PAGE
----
resource.creator.orcIDhttp://orcID 0000-0002-5363-7959
resource.custodian.emaila.r.beck@leeds.ac.uk
resource.custodian.nameAnthony Beck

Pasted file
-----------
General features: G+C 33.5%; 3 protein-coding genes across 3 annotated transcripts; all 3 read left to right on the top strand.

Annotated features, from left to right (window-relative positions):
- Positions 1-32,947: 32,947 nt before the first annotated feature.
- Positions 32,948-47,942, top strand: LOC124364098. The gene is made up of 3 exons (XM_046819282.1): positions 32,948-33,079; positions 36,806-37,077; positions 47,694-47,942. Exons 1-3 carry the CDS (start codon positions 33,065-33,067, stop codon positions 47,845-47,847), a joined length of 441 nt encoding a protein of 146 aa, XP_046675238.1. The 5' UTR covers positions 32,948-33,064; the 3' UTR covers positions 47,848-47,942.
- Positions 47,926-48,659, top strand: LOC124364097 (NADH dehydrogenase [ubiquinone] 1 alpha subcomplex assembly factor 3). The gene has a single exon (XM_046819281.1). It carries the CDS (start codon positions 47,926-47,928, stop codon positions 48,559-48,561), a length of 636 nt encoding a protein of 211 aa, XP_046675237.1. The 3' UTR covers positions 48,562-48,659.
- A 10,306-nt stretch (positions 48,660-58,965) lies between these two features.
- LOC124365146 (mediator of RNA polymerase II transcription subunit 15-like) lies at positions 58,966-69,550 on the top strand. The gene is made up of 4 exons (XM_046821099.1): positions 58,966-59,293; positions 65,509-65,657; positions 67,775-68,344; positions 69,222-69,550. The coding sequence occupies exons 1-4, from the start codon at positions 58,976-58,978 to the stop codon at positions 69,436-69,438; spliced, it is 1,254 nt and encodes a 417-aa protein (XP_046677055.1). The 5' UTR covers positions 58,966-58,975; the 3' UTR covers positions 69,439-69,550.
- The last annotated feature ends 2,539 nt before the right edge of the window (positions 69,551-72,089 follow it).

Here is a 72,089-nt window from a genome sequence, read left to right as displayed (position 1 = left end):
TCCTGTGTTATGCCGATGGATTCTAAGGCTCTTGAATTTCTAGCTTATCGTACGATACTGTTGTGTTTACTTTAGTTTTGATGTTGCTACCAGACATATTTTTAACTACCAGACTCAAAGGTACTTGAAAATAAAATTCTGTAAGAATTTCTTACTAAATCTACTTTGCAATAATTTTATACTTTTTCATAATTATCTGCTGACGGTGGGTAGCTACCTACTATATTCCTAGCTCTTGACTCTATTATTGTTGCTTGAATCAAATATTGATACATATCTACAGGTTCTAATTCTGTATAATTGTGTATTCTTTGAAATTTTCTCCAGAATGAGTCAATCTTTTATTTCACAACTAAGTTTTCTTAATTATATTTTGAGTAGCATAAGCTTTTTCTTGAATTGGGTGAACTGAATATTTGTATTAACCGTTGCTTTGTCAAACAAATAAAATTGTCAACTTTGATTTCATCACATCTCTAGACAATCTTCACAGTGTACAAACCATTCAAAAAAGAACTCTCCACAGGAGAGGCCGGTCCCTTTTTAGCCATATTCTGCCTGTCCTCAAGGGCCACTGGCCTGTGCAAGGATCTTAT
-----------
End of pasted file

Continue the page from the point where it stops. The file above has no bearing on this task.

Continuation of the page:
resource.custodian.orcIDhttp://orcid.org/0000-0002-2991-811X